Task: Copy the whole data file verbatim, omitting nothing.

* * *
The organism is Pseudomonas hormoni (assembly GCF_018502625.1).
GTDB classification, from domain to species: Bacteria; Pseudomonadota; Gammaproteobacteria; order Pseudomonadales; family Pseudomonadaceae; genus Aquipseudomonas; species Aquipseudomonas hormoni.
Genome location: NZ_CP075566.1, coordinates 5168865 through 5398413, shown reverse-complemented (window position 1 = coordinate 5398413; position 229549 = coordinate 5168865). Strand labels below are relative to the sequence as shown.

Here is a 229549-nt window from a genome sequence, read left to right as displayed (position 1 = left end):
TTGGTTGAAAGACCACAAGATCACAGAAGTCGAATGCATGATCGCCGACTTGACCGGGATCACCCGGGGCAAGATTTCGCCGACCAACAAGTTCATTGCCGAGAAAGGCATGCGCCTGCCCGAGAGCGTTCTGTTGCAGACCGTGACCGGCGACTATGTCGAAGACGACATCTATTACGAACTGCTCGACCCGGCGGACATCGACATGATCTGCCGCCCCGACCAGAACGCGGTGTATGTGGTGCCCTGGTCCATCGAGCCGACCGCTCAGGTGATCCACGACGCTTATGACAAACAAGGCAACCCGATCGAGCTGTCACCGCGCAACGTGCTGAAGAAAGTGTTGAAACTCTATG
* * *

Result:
The organism is Pseudomonas hormoni (assembly GCF_018502625.1).
GTDB classification, from domain to species: Bacteria; Pseudomonadota; Gammaproteobacteria; order Pseudomonadales; family Pseudomonadaceae; genus Aquipseudomonas; species Aquipseudomonas hormoni.
Genome location: NZ_CP075566.1, coordinates 5168865 through 5398413, shown reverse-complemented (window position 1 = coordinate 5398413; position 229549 = coordinate 5168865). Strand labels below are relative to the sequence as shown.

Here is a 229549-nt window from a genome sequence, read left to right as displayed (position 1 = left end):
TTGGTTGAAAGACCACAAGATCACAGAAGTCGAATGCATGATCGCCGACTTGACCGGGATCACCCGGGGCAAGATTTCGCCGACCAACAAGTTCATTGCCGAGAAAGGCATGCGCCTGCCCGAGAGCGTTCTGTTGCAGACCGTGACCGGCGACTATGTCGAAGACGACATCTATTACGAACTGCTCGACCCGGCGGACATCGACATGATCTGCCGCCCCGACCAGAACGCGGTGTATGTGGTGCCCTGGTCCATCGAGCCGACCGCTCAGGTGATCCACGACGCTTATGACAAACAAGGCAACCCGATCGAGCTGTCACCGCGCAACGTGCTGAAGAAAGTGTTGAAACTCTATG